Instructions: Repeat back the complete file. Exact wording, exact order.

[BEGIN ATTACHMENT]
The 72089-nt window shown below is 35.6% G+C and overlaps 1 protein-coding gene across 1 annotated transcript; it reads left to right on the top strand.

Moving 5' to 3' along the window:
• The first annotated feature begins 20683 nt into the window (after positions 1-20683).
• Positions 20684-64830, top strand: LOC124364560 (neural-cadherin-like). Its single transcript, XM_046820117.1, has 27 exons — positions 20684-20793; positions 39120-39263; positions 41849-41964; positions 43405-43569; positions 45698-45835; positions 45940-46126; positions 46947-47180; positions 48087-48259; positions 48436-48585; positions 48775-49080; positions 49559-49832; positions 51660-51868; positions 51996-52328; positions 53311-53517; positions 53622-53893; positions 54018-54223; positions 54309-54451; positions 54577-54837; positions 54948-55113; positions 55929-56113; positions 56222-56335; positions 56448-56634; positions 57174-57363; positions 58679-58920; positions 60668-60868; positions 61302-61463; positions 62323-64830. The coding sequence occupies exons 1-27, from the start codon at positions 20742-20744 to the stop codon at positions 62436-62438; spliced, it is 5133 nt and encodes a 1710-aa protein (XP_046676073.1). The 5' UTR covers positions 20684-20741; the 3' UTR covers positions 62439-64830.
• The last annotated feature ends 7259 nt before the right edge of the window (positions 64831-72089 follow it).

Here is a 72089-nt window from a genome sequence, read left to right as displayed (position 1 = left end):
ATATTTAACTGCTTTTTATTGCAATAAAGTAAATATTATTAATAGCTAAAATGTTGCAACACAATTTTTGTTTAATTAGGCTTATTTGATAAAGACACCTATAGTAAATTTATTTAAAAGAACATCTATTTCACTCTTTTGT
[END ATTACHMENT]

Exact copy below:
The 72089-nt window shown below is 35.6% G+C and overlaps 1 protein-coding gene across 1 annotated transcript; it reads left to right on the top strand.

Moving 5' to 3' along the window:
• The first annotated feature begins 20683 nt into the window (after positions 1-20683).
• Positions 20684-64830, top strand: LOC124364560 (neural-cadherin-like). Its single transcript, XM_046820117.1, has 27 exons — positions 20684-20793; positions 39120-39263; positions 41849-41964; positions 43405-43569; positions 45698-45835; positions 45940-46126; positions 46947-47180; positions 48087-48259; positions 48436-48585; positions 48775-49080; positions 49559-49832; positions 51660-51868; positions 51996-52328; positions 53311-53517; positions 53622-53893; positions 54018-54223; positions 54309-54451; positions 54577-54837; positions 54948-55113; positions 55929-56113; positions 56222-56335; positions 56448-56634; positions 57174-57363; positions 58679-58920; positions 60668-60868; positions 61302-61463; positions 62323-64830. The coding sequence occupies exons 1-27, from the start codon at positions 20742-20744 to the stop codon at positions 62436-62438; spliced, it is 5133 nt and encodes a 1710-aa protein (XP_046676073.1). The 5' UTR covers positions 20684-20741; the 3' UTR covers positions 62439-64830.
• The last annotated feature ends 7259 nt before the right edge of the window (positions 64831-72089 follow it).

Here is a 72089-nt window from a genome sequence, read left to right as displayed (position 1 = left end):
ATATTTAACTGCTTTTTATTGCAATAAAGTAAATATTATTAATAGCTAAAATGTTGCAACACAATTTTTGTTTAATTAGGCTTATTTGATAAAGACACCTATAGTAAATTTATTTAAAAGAACATCTATTTCACTCTTTTGT